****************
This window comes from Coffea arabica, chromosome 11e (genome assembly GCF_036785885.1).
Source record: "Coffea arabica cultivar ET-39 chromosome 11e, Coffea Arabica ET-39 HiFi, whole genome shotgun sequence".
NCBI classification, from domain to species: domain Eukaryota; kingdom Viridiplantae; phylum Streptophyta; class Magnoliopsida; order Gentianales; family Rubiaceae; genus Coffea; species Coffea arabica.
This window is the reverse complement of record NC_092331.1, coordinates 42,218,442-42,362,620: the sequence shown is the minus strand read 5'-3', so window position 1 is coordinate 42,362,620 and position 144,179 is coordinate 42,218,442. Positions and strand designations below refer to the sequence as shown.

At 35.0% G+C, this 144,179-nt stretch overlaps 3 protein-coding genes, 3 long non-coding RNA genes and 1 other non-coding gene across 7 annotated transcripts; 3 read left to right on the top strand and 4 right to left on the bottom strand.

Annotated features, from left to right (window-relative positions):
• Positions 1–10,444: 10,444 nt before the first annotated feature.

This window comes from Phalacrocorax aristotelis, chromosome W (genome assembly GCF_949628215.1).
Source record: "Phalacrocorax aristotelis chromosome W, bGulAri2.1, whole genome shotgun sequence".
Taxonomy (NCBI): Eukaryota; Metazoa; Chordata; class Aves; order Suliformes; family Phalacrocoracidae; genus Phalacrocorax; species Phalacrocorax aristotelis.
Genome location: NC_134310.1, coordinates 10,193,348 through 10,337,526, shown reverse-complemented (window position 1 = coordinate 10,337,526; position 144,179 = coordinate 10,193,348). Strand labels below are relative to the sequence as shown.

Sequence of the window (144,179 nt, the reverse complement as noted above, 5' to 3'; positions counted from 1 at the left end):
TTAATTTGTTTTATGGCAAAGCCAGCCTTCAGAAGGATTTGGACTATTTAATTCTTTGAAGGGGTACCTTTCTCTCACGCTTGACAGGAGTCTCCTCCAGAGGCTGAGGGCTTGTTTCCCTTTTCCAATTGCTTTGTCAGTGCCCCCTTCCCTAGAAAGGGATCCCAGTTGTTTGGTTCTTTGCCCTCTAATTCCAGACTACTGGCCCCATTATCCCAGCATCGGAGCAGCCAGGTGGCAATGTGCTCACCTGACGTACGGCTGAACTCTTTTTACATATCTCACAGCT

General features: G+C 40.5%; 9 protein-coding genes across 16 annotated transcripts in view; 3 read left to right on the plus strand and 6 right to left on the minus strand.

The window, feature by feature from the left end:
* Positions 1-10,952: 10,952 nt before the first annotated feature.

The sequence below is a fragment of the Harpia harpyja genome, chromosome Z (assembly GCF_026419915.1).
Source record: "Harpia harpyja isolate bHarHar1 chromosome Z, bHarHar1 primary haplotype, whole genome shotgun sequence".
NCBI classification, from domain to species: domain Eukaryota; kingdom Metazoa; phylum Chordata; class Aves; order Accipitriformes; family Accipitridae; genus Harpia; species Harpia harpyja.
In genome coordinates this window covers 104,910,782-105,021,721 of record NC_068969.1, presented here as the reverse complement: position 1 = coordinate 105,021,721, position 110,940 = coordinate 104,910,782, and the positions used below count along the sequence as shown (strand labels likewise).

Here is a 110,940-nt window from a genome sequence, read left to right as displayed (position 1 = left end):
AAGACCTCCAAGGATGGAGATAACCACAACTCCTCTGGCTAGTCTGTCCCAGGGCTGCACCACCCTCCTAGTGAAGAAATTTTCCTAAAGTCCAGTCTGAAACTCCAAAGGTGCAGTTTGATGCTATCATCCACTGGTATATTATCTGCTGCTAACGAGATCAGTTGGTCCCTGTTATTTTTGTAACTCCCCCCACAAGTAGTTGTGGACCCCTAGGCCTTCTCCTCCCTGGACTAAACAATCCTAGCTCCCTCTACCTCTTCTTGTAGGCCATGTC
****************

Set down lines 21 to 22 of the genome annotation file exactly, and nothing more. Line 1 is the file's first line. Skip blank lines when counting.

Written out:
Here is a 110,940-nt window from a genome sequence, read left to right as displayed (position 1 = left end):
AAGACCTCCAAGGATGGAGATAACCACAACTCCTCTGGCTAGTCTGTCCCAGGGCTGCACCACCCTCCTAGTGAAGAAATTTTCCTAAAGTCCAGTCTGAAACTCCAAAGGTGCAGTTTGATGCTATCATCCACTGGTATATTATCTGCTGCTAACGAGATCAGTTGGTCCCTGTTATTTTTGTAACTCCCCCCACAAGTAGTTGTGGACCCCTAGGCCTTCTCCTCCCTGGACTAAACAATCCTAGCTCCCTCTACCTCTTCTTGTAGGCCATGTC